[Images via CityLab.]
Navigating subway stations can be confusing, and that's only confounded by the fact that in most of them, cell service is a joke. But New York-based architect Candy Chan has launched Project Subway NYC in an attempt to make the vacuous underground spaces more navigable, CityLab reports. Chan has started creating maps that visualize the stations in space and also chart their exists and where they lead to on the street. Although the idea sounds simple, its one that isn't actualized in the MTA's subway map that represents all subway stations as a little black dot, even if their entrances and exits are blocks apart. Chan was inspired by Hong Kong's subway system that gives each exit an individual label, like Exit A, making it easier for people to make travel plans. "Now imagine telling someone to meet you at an entrance to New York's Times Square station," CityLab points out, "Good luck with that."
Chan is taking the route only an architect would to build the project. Instead of using the MTA's blueprints, she's photographing the stations and scrupulously counting tiles and stairs to create the spatial estimates that she bases her drawings on. After a rigorous process of sketching, double-checking, and digital rendering, she ends up with a the intricate 3D map. So far, Chan has mapped the stations at Columbus Circle, Times Square, Herald Square, Madison Square, and Union Square. Should Chan's signs become a fixture in the subways, they'll help straphangers find their way to the correct exits, and more quicklyand that sounds like a win/win for subway riders of all stripes.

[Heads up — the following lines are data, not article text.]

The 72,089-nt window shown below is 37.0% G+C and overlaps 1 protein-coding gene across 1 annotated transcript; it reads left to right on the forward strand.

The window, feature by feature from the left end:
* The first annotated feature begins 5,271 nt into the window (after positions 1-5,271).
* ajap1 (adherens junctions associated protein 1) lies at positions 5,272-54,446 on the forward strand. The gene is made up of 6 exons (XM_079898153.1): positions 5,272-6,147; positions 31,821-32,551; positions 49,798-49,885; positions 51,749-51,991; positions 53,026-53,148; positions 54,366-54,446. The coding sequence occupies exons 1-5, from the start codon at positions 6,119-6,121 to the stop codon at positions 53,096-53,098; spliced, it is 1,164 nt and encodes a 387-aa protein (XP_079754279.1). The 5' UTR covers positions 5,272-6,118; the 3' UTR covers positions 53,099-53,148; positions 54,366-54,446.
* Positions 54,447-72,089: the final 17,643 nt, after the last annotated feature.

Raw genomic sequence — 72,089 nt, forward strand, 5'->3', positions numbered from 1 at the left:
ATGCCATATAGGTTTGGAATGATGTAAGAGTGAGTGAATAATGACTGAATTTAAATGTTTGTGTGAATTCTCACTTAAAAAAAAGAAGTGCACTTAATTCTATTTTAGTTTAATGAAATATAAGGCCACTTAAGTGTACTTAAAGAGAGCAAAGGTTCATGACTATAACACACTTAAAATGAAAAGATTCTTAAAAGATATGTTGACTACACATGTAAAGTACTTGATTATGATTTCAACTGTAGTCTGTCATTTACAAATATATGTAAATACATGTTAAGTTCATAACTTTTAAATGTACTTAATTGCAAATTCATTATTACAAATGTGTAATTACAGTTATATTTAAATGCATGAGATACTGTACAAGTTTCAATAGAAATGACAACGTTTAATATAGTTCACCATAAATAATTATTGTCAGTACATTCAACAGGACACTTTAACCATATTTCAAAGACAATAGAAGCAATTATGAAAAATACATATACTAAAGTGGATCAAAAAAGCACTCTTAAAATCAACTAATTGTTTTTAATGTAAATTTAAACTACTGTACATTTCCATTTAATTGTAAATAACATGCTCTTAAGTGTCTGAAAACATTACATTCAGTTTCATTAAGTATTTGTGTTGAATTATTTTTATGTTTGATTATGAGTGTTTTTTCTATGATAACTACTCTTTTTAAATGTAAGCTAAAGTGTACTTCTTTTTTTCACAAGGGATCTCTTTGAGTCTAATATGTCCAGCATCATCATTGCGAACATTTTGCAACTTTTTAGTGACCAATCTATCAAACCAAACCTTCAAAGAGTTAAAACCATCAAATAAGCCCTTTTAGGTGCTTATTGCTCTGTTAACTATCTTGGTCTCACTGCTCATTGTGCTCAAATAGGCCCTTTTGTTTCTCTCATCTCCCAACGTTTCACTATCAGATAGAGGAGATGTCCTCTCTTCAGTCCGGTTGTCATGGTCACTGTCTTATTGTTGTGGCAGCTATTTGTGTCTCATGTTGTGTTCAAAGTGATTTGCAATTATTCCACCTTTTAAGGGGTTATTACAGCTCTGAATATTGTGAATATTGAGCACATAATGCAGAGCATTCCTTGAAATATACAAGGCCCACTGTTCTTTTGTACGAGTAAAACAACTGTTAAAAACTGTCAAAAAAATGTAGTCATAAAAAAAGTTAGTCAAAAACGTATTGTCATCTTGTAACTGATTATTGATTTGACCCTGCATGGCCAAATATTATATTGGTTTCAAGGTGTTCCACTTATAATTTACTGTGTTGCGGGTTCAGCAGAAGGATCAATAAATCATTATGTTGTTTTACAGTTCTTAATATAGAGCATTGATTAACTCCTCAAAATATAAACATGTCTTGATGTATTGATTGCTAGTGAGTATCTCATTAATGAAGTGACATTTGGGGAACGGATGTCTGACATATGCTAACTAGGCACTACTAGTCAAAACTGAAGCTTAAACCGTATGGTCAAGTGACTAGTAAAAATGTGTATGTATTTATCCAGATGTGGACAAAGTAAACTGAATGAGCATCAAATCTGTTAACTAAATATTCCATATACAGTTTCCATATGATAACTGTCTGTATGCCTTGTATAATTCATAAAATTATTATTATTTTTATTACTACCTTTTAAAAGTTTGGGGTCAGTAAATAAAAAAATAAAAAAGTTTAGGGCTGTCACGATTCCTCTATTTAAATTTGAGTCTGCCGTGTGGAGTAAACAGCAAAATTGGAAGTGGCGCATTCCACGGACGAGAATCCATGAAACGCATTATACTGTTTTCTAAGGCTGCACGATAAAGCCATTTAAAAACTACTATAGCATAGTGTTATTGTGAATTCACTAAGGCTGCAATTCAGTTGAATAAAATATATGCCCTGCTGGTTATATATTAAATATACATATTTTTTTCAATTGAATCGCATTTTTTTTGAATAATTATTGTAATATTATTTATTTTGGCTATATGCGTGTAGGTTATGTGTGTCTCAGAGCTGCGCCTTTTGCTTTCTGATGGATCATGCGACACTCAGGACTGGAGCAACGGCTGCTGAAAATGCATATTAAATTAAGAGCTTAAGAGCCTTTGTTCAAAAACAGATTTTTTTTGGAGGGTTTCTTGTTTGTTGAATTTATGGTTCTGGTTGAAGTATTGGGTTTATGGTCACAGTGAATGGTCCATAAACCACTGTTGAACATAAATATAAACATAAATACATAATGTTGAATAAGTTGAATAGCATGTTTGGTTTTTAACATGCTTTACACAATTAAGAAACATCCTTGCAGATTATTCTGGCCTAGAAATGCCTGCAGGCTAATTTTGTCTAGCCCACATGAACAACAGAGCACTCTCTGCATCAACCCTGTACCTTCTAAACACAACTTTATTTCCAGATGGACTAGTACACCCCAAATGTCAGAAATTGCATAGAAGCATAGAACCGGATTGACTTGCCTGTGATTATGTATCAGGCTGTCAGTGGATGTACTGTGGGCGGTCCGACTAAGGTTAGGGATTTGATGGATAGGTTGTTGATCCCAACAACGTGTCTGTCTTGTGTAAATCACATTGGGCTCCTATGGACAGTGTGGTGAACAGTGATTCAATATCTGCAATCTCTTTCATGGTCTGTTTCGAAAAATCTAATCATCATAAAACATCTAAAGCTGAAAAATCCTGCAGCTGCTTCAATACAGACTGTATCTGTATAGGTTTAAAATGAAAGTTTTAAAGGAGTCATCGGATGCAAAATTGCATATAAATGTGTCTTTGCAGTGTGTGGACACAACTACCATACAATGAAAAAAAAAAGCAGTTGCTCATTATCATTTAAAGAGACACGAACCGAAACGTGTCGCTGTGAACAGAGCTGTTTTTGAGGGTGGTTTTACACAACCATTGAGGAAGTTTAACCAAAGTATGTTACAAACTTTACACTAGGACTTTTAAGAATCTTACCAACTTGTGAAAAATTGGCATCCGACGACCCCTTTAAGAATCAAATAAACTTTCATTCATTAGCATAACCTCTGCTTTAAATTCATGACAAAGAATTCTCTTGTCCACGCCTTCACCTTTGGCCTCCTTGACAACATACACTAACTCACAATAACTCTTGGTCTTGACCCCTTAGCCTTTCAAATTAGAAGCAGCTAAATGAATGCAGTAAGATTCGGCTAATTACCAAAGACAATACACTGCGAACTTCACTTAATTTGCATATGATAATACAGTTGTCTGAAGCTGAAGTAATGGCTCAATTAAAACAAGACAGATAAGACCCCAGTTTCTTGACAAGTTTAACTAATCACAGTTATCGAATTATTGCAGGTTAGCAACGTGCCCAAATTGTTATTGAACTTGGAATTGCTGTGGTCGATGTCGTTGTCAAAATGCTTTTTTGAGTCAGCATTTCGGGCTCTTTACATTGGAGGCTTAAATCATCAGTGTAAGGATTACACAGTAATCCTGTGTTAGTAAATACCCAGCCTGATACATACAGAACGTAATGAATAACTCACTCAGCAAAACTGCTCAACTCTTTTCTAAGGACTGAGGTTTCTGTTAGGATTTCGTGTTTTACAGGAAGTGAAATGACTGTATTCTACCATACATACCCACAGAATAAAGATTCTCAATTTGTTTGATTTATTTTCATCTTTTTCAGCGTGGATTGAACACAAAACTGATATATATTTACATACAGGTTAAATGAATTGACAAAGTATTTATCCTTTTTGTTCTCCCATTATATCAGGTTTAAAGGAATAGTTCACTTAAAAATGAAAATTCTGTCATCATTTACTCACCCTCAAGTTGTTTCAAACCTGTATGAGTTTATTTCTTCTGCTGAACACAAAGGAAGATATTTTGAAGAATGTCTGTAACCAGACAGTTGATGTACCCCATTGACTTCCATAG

· A Nerd's-Eye View of New York's Most Complex Subway Stations [CityLab]
· Project Subway NYC [official]
· Cool Map Thing archives [Curbed]